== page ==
Character  &  Context

The Science of Who We Are and How We Relate
Editors: Mark Leary, Shira Gabriel, Brett Pelham
Jun 19, 2020

Change Your Voice to Change Others’ Minds

by Alex Van Zant and Jonah Berger
Young man in white shirt holding hand near mouth calling

With traditional face-to-face communication on a hiatus during the COVID-19 pandemic, we are being forced to rethink how we communicate important messages. How should we attempt to influence other people if they can only hear our voice or see a small video of our face in the corner of their computer screen?

Many of us agonize over crafting the perfect language to win over audiences. However, research has revealed that many of the approaches we often use to try to persuade other people—such as using rhetorical questions and superlatives—often backfire. When people hear language that reveals that others are trying to persuade them, their first impulse is often to question the communicator’s sincerity and tune out the message. Although stringing together the perfect words during an upcoming conference call or Zoom meeting might seem like the best approach for persuading others, it often doesn’t work.

Fortunately, our words aren’t the only tool at our disposal. We can modify our voice by doing things such as raising our volume, lowering our pitch, and speaking at a faster rate. These vocal features, called paralinguistic cues, convey important information about our attitudes.  

Our research demonstrates that strategically modifying one’s paralinguistic cues can be an effective way to persuade other people. Across a series of experiments, we asked research participants to record themselves reading a message that contained a recommendation aloud twice—once as they normally would and another time in a manner that could persuade others. We later had a separate sample of participants listen to audio-only versions of these recordings and then make a choice about whether to follow the speaker’s recommendation.

Trying to persuade through paralinguistic cues worked. Compared to their normal way of speaking, speakers who read the messages in a way that they thought would persuade other people were more successful at convincing others to follow their recommendations. And remember that the speakers read exactly the same message each time, so differences in how persuasive the speakers were across recordings must have been due to their use of paralinguistic cues.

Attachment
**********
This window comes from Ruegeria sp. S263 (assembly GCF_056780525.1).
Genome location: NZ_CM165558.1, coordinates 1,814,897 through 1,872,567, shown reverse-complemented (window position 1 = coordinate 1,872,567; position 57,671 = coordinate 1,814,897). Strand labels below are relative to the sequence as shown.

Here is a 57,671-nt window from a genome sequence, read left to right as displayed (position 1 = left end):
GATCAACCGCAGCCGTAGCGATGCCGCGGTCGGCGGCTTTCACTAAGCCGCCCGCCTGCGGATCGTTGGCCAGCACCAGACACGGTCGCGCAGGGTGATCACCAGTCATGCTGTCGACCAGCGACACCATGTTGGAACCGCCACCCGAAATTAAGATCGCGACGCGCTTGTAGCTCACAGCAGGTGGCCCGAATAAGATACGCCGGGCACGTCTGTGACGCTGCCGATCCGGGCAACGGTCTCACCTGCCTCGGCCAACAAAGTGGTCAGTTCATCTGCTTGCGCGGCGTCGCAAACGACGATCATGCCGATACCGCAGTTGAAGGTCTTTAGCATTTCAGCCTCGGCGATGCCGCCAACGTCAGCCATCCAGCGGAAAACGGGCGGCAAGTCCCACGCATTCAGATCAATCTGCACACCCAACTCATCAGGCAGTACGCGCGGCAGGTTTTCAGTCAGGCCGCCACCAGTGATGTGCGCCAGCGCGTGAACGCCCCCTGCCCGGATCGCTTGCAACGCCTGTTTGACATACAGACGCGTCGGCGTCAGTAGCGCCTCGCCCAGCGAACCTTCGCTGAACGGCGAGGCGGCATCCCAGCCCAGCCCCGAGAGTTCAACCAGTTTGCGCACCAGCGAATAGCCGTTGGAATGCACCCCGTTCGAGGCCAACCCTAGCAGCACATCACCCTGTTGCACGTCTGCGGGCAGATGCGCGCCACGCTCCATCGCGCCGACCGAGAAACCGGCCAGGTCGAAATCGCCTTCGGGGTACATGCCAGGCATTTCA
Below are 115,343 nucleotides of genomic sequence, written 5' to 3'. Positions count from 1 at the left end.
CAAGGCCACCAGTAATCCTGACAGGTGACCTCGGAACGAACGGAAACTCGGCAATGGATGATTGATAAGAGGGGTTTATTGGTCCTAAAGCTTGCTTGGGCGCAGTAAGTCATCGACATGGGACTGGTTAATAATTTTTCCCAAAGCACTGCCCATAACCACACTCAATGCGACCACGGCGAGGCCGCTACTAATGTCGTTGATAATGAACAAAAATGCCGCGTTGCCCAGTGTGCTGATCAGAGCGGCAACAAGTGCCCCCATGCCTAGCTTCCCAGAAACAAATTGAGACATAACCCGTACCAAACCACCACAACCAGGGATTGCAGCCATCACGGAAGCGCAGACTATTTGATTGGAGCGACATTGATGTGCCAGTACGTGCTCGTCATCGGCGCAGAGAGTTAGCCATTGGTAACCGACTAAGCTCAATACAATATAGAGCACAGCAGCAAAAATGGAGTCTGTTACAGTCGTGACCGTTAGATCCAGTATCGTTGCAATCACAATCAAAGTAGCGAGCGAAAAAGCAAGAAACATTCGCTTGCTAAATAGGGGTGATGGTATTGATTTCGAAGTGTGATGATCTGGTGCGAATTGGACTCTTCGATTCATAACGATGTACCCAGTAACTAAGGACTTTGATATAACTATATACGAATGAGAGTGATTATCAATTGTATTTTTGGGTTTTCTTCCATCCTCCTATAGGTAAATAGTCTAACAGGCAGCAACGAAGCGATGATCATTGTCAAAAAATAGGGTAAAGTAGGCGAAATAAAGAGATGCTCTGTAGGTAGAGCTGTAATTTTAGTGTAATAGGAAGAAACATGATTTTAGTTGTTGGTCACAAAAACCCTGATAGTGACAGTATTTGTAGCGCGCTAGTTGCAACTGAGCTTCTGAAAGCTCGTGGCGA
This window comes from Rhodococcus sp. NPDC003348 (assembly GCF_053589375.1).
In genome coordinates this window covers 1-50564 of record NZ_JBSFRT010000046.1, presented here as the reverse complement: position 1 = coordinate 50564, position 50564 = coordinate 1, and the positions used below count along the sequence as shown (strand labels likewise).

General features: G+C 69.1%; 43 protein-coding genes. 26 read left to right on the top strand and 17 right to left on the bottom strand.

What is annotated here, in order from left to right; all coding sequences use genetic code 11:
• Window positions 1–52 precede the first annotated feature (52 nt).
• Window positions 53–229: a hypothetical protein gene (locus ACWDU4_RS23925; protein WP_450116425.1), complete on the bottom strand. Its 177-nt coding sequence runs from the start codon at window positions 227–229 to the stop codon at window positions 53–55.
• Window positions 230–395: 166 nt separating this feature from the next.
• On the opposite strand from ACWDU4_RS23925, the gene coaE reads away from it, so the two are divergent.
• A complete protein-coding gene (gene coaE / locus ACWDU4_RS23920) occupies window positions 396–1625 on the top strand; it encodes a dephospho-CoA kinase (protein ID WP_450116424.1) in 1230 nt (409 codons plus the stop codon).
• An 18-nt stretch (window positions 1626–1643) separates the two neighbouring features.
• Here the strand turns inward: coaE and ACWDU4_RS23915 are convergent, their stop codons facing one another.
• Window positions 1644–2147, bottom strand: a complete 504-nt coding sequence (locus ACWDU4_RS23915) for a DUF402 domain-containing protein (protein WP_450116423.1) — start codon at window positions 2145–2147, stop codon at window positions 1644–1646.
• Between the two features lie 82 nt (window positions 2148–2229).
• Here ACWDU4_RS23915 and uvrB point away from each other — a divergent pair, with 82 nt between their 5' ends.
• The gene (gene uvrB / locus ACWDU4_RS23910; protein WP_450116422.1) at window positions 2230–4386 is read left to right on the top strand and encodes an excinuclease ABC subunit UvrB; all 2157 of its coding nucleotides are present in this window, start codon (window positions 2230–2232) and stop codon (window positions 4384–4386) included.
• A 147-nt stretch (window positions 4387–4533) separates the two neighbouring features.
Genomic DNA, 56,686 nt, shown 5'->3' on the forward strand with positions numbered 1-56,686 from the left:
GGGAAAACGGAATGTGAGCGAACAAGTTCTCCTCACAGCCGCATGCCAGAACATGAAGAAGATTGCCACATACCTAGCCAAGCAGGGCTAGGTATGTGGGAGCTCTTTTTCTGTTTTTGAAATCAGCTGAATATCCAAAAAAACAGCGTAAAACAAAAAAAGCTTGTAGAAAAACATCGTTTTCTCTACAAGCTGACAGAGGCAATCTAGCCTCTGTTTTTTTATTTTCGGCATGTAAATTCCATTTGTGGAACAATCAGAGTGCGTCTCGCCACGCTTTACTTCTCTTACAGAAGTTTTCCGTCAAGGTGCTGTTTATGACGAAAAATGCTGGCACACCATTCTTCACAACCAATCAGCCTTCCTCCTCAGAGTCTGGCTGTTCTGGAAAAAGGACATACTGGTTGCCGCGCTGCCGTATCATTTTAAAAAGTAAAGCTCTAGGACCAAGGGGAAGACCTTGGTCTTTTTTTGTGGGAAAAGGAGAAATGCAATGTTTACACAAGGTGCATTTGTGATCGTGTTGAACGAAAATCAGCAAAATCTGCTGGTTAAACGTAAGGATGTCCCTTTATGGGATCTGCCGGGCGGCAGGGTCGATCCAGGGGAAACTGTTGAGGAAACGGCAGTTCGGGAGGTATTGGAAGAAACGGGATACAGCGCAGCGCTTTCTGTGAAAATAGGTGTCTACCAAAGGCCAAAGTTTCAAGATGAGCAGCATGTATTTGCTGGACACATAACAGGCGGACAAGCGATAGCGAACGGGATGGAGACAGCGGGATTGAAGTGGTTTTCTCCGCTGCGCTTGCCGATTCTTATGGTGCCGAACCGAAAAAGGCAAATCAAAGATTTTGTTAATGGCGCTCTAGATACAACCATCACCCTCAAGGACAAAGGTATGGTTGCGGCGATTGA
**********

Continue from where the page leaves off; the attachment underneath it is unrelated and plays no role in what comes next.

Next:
But how did speakers change their voices—their paralinguistic cues—when they were trying to be persuasive? When speakers attempted to persuade others, they spoke louder and varied their volume to a greater degree. This made them seem more confident, which enhanced their persuasiveness. Interestingly, this occurred even though listeners could detect that the speakers were trying to persuade them through their paralinguistic cues. But, rather than undermining speakers’ sincerity, using paralinguistic cues to persuade others actually increased speakers’ perceived sincerity.

Another study compared these paralinguistic persuasion attempts with linguistic attempts in which, instead of modifying properties of their voice, research participants focused on modifying the words they used to  persuade other people. As in our other studies, speakers were more persuasive when they modified their paralinguistic cues. In contrast, linguistic persuasion attempts—merely changing the words they used—did not make speakers more persuasive.  This effect occurred despite the fact that changing the content of a message during persuasion attempts, like paralinguistic changes, made audiences realize that the speaker was trying to persuade them.  

Does this mean that you should abandon all efforts to fine-tune the language you plan to use in your next important pitch? Not necessarily. Speakers in our studies were well-educated and moderately persuasive even when they were not channeling their efforts into crafting persuasive language. Thus, investing effort to be comprehensive, coherent, and clear all make sense. We certainly did this while writing this blog.

But when a person can hear your voice, rather than obsessing over trying to find the perfect words, you might be better off channeling your efforts into how you deliver the message. By using your voice to project confidence, you should be more persuasive.

For Further Reading

Van Zant, A. B., & Berger, J. (2020). How the voice persuades. Journal of Personality and

Social Psychology, 118(4): 661-682.


Alex Van Zant is an Assistant Professor of Management & Global Business at Rutgers University–Newark and New Brunswick

Jonah Berger is an Associate Professor of Marketing at the University of Pennsylvania.



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Everything that people think, feel, and do is affected by some combination of their personal characteristics and features of the social context they are in at the time. Character & Context explores the latest insights about human behavior from research in personality and social psychology, the scientific field that studies the causes of everyday behaviors.  

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